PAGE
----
The community college presidency represents an amazing opportunity to make a tremendous difference and impact in the community that the college serves.
Along with that opportunity comes an awesome, almost burdensome, sense of responsibility. The work of community colleges is simply too critical and too urgent to not get right.
We must find ways to raise the aspirations of our community, to increase access to higher education, to improve levels of student success and to transform our workforce all while dealing with shrinking budgets, increased regulation, changing labor models and greater scrutiny.
As a young president, this confluence of pressures can initially appear overwhelming. However, there are several strategies that can help bring clarity to the challenging role of the presidency.
Do the right thing for the right reason
As a new president, you may feel tremendous pressure to keep each of the college’s many constituencies happy with your decisions. You tend to question each decision you are faced with:
- If you don’t renew this underperforming individual’s contract, won’t the union be upset with you?
- If you sunset this underperforming and costly program won’t the faculty be upset with you?
- If you don’t go along with this unrealistic proposal, won’t the board be upset with you?
After wrestling with these types of questions, feeling like every decision is a no-win situation, you should also wonder: “But if you don’t make this difficult decision, won’t students ultimately suffer as a result?”
Rather than attempting to prevent others from being unhappy with you, you must discover that the most satisfying criterion for decision making is simply to do the right thing for the right reason. If a decision seems attractive because it would likely increase your popularity, you can discard that option because it probably isn’t the right thing for the right reason. If a decision seems attractive because it represents the path of least resistance, then it likely is not the right thing for the right reason.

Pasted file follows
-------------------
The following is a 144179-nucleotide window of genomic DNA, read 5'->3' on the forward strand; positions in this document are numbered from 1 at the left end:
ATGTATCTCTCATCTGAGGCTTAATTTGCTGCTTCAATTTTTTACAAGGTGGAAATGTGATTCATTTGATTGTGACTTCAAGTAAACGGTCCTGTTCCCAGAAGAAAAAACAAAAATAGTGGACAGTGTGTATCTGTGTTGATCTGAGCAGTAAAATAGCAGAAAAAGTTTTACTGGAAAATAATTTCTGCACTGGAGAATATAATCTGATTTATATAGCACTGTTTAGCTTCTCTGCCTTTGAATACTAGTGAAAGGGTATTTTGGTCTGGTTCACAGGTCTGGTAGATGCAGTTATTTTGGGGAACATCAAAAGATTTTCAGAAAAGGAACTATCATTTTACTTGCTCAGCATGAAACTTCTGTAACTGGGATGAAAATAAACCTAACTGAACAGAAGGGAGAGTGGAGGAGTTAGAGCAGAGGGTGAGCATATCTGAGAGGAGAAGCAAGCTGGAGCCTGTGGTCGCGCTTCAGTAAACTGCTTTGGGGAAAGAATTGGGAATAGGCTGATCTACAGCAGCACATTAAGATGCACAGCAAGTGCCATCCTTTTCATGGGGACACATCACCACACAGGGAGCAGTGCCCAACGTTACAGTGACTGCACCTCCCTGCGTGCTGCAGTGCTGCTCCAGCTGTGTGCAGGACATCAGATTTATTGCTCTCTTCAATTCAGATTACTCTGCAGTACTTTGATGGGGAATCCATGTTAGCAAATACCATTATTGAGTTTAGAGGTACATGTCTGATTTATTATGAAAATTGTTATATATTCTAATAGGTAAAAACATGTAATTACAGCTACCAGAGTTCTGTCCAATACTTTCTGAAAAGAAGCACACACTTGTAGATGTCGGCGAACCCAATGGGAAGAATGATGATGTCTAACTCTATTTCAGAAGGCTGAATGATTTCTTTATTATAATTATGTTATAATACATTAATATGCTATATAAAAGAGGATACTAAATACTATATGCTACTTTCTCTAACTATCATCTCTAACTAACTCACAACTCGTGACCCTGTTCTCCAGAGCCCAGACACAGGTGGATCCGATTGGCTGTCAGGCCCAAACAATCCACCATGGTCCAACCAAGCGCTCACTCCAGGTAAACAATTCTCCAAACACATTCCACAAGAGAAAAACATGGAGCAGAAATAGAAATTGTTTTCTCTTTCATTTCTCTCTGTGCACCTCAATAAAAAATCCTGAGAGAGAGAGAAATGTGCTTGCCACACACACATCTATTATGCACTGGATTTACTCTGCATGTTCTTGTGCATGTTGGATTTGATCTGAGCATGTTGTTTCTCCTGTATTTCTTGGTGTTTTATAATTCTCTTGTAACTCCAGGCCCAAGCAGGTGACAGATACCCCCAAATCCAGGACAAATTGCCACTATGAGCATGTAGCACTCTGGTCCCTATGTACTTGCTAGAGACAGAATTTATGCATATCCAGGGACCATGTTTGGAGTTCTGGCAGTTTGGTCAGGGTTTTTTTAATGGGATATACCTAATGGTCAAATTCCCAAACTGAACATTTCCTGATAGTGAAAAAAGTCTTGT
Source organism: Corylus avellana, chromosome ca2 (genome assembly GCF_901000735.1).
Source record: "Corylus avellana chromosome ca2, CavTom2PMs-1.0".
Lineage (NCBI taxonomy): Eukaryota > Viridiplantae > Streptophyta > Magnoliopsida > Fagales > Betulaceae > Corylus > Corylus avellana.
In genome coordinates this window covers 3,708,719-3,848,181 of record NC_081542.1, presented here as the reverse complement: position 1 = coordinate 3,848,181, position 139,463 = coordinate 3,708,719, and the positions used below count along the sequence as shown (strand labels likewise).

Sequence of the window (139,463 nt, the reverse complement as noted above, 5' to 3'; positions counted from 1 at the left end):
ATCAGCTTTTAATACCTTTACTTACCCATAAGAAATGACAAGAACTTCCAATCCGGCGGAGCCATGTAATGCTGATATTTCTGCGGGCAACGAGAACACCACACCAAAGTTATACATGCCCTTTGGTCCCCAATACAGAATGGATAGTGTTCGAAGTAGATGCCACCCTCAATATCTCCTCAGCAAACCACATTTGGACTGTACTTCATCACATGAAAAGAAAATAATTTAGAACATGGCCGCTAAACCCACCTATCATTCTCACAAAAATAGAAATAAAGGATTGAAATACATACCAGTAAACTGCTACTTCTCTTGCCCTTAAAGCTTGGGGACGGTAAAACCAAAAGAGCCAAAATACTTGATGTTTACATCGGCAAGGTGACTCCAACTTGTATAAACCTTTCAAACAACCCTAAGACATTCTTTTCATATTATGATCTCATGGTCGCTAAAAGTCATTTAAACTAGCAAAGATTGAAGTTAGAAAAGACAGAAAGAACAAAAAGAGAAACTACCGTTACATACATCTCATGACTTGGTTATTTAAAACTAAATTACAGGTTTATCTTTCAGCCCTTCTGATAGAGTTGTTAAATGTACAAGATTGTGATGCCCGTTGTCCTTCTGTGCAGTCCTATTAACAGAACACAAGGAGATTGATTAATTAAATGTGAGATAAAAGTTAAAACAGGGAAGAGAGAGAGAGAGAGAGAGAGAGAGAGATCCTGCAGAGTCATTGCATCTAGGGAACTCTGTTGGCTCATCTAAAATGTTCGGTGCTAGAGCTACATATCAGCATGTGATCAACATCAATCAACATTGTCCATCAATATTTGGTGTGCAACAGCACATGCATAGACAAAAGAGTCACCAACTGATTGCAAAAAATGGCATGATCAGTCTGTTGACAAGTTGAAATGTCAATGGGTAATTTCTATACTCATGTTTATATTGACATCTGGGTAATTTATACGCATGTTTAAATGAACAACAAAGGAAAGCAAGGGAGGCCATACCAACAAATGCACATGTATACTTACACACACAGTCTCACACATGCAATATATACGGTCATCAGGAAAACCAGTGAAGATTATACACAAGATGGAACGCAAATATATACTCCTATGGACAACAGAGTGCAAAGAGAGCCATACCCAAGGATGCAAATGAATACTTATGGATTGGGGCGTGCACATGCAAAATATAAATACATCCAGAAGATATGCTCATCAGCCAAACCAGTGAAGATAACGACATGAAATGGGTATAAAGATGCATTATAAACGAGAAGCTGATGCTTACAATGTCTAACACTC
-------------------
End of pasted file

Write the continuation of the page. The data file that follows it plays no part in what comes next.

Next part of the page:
One of the very first things that you must learn as president is that it is entirely impossible to make everyone happy. No matter how much you analyze a decision and commit to selecting the best possible outcome, it is inevitable that someone will either be unhappy or will disagree with your decision. It is a fool’s folly to believe that a utopian decision exists, and trying to find the solution that will make everyone happy is nothing but a waste of time.
Ultimately, keeping students’ interests first and foremost in every decision reduces much of the agony in choosing between multiple options. While most decisions that reach the president are inevitably lose–lose decisions (the issues with obvious solutions are solved long before they reach you), choosing to do the right thing for the right reason often helps you sort through myriad possibilities and solutions.
Bring your identity to the presidency
In addition to agonizing over many decisions, a new president may be challenged to try to determine how one is supposed to act as president. The question of wondering how a “real” president is supposed to act may ruminate. It may be comforting to know there is not a uniform description of how a president is supposed to act.
Accept that you are the president and that you inherently bring your identity to the role. The sooner you do this, the sooner you will feel at ease in your position. You cannot separate who you are from the position you hold, and you should not try to. Creating a separate persona for yourself while you are on the job will limit your ability to lead from a place of authenticity. And the reality is, you are on the job all the time. Once appointed, you cannot escape the role of the presidency, so you might as well bring yourself, your entire self, to the role.
This is an excerpt from the recently published book Generation X Presidents Leading Community Colleges: New Challenges, New Leaders by Martha Ellis and Linda Garcia.